Snow at a Distance

How local ski resorts have summited the slippery slopes of the pandemic


Art by Ria Maisano-Torres

For many snow lovers, the ski slopes are a place of escape from the constant bustle of daily life. During the COVID-19 pandemic, these periods of respite are especially important for the physical and mental health of all. The ski and snowboard season will look a little different this year, but the trails are still there. 

Early snowfall during the month of November has created ideal base conditions for resorts across Washington, including Mt. Baker and Crystal Mountain. At Mt. Baker, the resort has chosen not to offer instruction or rentals at this time due to concerns about physical proximity and shared equipment. Season pass sales also have come to an end in early November because of restricted staffing and unclear operation requirements. 

At Crystal Mountain Resort, walk-up ticket sales will not be permitted, but equipment rentals and lessons will be made available to those with reservations. Because social distancing indoors for food and lodging is not an option, plexiglass dividers have been installed, and chair lifts and gondolas will be filled only with members of the same unit. Additionally, the lifts and high-touch surfaces will be sanitized frequently throughout the day, with deep cleaning overnight.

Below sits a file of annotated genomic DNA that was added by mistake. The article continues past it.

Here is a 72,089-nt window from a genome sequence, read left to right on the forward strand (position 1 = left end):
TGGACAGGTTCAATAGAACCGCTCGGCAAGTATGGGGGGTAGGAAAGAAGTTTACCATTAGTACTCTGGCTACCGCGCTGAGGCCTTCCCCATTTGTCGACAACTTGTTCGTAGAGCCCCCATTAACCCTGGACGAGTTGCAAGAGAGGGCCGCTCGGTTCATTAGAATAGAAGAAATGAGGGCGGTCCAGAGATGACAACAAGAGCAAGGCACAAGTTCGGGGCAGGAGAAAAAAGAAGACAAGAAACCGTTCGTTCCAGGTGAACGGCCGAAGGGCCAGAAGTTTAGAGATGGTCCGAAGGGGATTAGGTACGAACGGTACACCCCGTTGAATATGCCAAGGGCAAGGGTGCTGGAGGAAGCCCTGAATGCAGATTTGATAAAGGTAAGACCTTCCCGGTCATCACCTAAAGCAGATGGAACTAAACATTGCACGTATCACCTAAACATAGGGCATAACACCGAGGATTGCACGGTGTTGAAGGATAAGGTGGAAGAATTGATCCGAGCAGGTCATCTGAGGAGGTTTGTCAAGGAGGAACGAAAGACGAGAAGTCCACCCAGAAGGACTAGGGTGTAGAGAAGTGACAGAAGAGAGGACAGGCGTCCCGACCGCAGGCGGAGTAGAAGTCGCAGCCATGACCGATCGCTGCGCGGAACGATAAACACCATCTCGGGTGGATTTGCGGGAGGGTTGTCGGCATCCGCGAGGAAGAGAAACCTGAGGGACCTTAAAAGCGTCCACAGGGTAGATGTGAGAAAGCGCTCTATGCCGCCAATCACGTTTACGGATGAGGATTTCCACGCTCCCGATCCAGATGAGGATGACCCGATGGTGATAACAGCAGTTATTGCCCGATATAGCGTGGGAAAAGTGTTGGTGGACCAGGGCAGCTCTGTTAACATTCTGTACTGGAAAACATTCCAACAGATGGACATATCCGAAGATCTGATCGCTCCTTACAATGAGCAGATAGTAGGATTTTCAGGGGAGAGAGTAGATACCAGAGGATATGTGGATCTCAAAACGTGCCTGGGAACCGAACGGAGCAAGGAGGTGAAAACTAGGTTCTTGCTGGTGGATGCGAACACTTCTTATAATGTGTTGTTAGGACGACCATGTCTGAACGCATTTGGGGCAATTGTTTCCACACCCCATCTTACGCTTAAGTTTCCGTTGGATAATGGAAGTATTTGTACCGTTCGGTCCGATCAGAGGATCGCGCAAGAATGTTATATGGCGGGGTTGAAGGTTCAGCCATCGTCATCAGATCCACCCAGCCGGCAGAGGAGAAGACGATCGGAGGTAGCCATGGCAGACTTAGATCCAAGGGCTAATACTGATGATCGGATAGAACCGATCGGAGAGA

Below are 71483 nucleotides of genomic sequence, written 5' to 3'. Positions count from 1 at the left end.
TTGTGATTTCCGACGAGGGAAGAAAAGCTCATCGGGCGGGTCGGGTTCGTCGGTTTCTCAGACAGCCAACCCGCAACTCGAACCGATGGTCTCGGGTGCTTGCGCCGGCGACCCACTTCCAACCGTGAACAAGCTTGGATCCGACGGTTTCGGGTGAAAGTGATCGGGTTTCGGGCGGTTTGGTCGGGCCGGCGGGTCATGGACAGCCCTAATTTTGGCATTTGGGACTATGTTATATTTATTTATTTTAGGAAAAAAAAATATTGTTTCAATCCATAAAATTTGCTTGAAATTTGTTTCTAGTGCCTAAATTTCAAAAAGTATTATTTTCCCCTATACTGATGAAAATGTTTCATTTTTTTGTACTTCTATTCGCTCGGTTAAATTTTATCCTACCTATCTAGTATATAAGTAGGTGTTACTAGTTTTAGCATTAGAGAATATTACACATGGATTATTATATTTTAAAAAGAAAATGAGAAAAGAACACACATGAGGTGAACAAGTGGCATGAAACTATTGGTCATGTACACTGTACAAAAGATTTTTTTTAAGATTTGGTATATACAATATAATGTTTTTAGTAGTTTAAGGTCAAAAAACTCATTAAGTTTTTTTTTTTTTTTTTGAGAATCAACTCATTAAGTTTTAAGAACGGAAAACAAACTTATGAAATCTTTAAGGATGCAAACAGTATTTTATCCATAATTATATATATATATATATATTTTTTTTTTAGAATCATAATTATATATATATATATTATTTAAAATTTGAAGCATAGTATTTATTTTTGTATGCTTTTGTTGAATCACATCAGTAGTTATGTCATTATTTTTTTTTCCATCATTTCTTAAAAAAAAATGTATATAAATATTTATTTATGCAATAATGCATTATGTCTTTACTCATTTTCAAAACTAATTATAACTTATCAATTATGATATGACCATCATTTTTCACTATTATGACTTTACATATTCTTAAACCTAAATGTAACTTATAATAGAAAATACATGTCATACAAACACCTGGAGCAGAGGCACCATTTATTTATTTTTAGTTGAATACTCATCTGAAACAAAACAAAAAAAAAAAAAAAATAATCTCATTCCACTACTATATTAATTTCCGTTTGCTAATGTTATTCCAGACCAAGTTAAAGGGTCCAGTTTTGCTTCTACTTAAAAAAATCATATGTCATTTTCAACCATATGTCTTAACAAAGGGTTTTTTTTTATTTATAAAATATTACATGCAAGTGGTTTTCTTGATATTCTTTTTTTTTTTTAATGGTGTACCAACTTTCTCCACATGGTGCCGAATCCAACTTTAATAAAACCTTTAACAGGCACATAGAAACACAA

The Summit at Snoqualmie, the closest resort to Seattle, will open for its season on December 4th with reduced hours to accommodate with COVID-19 guidelines. The resort will take precautions such as requiring face masks at all times, social distancing measured by board and ski lengths, reduced capacity, and moving to strictly online purchasing. Food and beverage services at all three resorts are very limited right and are not serving alcohol. All conditions are subject to change as the season goes on and advancements are made. 

Summit, Baker, and Crystal have asked their patrons to approach their ski and snowboarding days with caution, making sure to check the conditions of your health and the snow before you head up to the mountains.